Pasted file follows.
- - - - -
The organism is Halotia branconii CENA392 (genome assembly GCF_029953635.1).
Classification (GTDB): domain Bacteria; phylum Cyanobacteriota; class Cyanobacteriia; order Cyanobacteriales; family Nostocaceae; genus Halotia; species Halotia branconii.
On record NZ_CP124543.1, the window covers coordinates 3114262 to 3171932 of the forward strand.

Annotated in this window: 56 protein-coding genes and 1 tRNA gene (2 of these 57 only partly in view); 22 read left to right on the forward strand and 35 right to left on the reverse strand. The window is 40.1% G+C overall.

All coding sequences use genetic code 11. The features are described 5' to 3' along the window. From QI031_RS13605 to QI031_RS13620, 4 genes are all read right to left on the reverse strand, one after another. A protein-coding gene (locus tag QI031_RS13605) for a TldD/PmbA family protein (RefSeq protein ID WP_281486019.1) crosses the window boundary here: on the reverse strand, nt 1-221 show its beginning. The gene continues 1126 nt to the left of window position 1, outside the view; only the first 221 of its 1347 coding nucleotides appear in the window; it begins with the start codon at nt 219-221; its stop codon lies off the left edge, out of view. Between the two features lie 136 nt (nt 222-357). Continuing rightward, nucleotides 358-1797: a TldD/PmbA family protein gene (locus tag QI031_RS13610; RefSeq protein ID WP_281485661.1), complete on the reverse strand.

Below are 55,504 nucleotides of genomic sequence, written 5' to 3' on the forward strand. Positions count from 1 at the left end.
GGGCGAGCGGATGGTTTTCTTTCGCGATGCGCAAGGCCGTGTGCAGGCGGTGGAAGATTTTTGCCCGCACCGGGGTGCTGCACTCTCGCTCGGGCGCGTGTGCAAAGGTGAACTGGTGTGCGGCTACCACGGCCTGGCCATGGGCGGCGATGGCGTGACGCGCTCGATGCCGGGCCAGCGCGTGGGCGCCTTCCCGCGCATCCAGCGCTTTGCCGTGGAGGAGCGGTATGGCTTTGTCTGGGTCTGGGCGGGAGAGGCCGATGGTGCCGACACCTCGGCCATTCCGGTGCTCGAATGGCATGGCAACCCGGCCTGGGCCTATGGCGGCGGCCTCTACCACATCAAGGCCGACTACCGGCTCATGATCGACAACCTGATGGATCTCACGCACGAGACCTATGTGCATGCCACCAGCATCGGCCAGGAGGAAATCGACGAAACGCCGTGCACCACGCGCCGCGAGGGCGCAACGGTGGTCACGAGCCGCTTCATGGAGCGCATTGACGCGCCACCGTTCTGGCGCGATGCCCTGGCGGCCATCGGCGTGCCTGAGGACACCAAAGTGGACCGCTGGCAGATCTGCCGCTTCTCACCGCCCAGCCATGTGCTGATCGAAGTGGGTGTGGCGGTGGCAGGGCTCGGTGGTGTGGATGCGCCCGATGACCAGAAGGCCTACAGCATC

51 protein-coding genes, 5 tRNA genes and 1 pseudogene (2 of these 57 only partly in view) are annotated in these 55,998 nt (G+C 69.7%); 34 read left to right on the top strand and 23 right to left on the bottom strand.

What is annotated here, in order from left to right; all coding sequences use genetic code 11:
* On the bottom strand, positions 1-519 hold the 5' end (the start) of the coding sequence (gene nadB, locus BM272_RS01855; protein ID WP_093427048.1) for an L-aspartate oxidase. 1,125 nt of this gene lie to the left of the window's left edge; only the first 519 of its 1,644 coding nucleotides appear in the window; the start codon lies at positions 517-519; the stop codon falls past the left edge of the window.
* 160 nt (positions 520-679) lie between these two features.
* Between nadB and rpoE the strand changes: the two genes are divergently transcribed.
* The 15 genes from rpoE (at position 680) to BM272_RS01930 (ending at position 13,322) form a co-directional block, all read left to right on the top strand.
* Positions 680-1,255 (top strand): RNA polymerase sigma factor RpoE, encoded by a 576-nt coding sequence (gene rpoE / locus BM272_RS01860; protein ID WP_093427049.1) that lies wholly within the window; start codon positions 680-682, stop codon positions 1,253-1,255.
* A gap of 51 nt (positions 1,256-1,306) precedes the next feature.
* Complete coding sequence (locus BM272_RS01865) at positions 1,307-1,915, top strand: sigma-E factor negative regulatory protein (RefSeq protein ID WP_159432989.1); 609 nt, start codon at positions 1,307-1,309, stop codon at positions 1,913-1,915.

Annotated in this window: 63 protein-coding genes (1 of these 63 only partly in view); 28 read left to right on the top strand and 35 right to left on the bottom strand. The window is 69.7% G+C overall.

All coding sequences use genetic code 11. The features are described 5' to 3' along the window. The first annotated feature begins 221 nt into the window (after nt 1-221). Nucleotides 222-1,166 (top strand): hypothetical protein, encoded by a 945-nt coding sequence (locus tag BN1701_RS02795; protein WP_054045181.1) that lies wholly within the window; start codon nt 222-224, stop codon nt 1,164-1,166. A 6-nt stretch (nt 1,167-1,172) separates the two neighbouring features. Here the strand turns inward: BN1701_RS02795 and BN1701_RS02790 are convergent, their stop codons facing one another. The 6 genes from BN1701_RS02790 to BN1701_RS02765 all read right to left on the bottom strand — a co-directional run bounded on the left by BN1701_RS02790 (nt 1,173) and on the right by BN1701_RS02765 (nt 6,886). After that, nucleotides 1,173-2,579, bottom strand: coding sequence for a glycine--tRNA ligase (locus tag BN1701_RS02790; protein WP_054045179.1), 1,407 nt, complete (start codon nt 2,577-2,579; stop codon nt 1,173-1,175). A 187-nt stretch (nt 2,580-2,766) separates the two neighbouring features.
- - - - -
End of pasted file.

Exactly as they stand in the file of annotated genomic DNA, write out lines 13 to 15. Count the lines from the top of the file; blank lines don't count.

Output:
* The 15 genes from rpoE (at position 680) to BM272_RS01930 (ending at position 13,322) form a co-directional block, all read left to right on the top strand.
* Positions 680-1,255 (top strand): RNA polymerase sigma factor RpoE, encoded by a 576-nt coding sequence (gene rpoE / locus BM272_RS01860; protein ID WP_093427049.1) that lies wholly within the window; start codon positions 680-682, stop codon positions 1,253-1,255.
* A gap of 51 nt (positions 1,256-1,306) precedes the next feature.